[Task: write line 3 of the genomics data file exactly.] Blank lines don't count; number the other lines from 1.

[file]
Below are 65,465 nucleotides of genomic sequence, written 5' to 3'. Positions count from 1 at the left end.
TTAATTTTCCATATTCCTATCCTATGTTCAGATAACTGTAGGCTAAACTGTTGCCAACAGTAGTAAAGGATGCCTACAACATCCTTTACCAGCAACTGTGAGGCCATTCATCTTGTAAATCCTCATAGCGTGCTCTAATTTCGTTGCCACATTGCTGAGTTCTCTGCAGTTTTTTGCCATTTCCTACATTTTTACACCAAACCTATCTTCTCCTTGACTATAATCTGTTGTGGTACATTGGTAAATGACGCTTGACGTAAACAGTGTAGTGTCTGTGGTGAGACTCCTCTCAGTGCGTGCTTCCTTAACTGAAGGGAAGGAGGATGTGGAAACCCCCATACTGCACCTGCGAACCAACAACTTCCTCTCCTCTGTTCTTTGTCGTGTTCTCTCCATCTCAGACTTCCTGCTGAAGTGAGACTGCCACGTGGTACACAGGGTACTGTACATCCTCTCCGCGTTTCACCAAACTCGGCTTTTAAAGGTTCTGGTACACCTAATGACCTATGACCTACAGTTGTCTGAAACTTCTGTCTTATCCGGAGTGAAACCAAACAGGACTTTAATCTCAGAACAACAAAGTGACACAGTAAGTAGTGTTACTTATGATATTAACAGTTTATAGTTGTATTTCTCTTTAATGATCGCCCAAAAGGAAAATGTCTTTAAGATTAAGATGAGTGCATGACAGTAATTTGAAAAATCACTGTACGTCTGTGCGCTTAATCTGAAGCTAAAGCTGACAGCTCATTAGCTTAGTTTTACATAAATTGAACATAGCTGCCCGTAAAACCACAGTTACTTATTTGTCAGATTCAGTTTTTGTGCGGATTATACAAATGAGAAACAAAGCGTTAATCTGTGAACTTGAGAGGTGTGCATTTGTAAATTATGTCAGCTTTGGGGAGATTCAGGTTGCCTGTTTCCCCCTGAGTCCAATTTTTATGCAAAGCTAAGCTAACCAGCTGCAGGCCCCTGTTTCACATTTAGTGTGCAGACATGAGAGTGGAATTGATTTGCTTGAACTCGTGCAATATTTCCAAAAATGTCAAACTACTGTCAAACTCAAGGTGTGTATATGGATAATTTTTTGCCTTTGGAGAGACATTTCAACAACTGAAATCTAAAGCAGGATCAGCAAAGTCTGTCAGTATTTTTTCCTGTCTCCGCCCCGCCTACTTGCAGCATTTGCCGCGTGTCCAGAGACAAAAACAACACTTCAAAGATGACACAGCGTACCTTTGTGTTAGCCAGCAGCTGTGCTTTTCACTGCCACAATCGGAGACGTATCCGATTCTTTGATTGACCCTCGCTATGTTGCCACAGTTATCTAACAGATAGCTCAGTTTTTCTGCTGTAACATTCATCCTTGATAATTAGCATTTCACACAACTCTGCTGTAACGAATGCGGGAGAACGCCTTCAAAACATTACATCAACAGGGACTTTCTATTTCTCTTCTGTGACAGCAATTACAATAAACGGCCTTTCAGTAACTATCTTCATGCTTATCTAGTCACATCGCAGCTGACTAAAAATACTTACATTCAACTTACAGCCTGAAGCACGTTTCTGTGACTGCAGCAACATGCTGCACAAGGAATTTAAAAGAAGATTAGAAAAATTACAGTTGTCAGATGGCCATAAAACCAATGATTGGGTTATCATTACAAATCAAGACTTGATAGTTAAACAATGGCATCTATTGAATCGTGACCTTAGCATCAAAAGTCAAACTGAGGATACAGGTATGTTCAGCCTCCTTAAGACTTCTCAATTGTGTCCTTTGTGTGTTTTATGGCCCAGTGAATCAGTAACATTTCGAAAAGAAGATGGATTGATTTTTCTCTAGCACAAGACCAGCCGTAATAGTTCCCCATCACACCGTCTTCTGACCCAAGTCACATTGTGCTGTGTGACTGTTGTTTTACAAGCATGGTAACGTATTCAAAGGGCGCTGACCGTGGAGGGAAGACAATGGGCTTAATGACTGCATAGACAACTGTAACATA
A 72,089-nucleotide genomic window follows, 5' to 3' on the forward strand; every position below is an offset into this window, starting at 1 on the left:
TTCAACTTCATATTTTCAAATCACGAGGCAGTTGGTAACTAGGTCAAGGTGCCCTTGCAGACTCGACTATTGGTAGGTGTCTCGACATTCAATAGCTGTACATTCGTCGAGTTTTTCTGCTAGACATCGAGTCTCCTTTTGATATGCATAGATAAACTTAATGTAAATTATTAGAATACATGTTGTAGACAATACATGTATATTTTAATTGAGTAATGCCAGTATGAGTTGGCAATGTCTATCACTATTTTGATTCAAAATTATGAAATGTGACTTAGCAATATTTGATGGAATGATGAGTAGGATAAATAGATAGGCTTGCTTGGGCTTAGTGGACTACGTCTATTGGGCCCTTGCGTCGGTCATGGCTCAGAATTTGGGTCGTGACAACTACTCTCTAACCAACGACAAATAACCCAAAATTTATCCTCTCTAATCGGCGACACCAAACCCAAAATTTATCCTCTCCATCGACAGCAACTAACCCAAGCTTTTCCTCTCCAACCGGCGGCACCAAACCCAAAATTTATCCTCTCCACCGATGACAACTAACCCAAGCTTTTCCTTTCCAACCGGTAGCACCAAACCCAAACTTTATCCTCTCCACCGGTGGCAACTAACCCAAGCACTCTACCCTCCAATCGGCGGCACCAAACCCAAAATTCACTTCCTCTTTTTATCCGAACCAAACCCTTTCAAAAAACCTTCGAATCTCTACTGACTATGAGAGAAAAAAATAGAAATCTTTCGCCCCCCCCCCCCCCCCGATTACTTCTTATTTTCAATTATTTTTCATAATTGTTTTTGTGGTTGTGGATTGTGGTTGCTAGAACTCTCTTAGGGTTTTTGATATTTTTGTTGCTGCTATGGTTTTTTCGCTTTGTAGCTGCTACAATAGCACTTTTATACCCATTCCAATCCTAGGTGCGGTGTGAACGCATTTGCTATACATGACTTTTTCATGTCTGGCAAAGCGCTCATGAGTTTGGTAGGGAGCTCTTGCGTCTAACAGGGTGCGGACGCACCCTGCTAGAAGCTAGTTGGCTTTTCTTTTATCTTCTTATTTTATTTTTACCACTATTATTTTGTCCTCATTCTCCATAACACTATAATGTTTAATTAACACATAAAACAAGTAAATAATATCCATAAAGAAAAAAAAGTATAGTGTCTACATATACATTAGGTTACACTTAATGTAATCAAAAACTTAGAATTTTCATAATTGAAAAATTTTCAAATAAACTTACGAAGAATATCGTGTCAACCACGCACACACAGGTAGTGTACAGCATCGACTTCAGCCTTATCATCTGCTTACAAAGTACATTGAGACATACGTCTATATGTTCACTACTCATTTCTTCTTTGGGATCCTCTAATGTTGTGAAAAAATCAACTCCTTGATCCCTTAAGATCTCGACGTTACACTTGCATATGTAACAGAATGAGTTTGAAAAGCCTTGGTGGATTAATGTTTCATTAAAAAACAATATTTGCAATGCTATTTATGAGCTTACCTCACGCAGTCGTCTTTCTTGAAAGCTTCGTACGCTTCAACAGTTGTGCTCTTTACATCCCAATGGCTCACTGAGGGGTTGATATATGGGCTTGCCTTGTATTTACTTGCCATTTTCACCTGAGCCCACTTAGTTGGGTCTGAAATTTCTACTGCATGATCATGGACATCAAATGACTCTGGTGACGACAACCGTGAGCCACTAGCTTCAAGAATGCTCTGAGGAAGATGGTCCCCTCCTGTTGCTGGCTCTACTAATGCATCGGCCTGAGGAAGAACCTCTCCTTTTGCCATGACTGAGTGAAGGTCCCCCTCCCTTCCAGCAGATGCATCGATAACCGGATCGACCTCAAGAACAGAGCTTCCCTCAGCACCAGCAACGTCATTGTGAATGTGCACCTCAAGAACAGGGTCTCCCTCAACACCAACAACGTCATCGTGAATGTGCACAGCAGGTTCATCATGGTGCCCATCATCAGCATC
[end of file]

A 72,089-nucleotide genomic window follows, 5' to 3' on the forward strand; every position below is an offset into this window, starting at 1 on the left: